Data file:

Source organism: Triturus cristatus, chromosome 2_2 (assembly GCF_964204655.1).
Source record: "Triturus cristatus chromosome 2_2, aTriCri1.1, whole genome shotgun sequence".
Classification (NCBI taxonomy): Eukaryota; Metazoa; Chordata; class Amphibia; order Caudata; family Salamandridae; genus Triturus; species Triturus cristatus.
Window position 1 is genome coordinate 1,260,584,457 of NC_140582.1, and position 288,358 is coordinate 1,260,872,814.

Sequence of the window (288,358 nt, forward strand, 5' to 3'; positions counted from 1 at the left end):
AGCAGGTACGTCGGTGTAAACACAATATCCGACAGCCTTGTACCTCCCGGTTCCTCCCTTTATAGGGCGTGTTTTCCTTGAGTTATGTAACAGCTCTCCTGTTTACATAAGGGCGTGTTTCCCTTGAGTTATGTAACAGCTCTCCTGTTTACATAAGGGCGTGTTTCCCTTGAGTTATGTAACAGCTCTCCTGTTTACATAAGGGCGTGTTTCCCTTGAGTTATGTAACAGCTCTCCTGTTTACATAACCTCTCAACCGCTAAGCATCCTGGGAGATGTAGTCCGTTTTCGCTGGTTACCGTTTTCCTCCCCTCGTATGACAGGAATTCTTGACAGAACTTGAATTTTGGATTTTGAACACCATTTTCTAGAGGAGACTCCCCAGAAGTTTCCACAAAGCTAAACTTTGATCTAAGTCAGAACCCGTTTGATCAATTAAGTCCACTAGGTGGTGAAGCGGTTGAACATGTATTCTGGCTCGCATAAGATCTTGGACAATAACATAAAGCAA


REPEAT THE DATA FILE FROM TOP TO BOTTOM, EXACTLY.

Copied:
Source organism: Triturus cristatus, chromosome 2_2 (assembly GCF_964204655.1).
Source record: "Triturus cristatus chromosome 2_2, aTriCri1.1, whole genome shotgun sequence".
Classification (NCBI taxonomy): Eukaryota; Metazoa; Chordata; class Amphibia; order Caudata; family Salamandridae; genus Triturus; species Triturus cristatus.
Window position 1 is genome coordinate 1,260,584,457 of NC_140582.1, and position 288,358 is coordinate 1,260,872,814.

Sequence of the window (288,358 nt, forward strand, 5' to 3'; positions counted from 1 at the left end):
AGCAGGTACGTCGGTGTAAACACAATATCCGACAGCCTTGTACCTCCCGGTTCCTCCCTTTATAGGGCGTGTTTTCCTTGAGTTATGTAACAGCTCTCCTGTTTACATAAGGGCGTGTTTCCCTTGAGTTATGTAACAGCTCTCCTGTTTACATAAGGGCGTGTTTCCCTTGAGTTATGTAACAGCTCTCCTGTTTACATAAGGGCGTGTTTCCCTTGAGTTATGTAACAGCTCTCCTGTTTACATAACCTCTCAACCGCTAAGCATCCTGGGAGATGTAGTCCGTTTTCGCTGGTTACCGTTTTCCTCCCCTCGTATGACAGGAATTCTTGACAGAACTTGAATTTTGGATTTTGAACACCATTTTCTAGAGGAGACTCCCCAGAAGTTTCCACAAAGCTAAACTTTGATCTAAGTCAGAACCCGTTTGATCAATTAAGTCCACTAGGTGGTGAAGCGGTTGAACATGTATTCTGGCTCGCATAAGATCTTGGACAATAACATAAAGCAA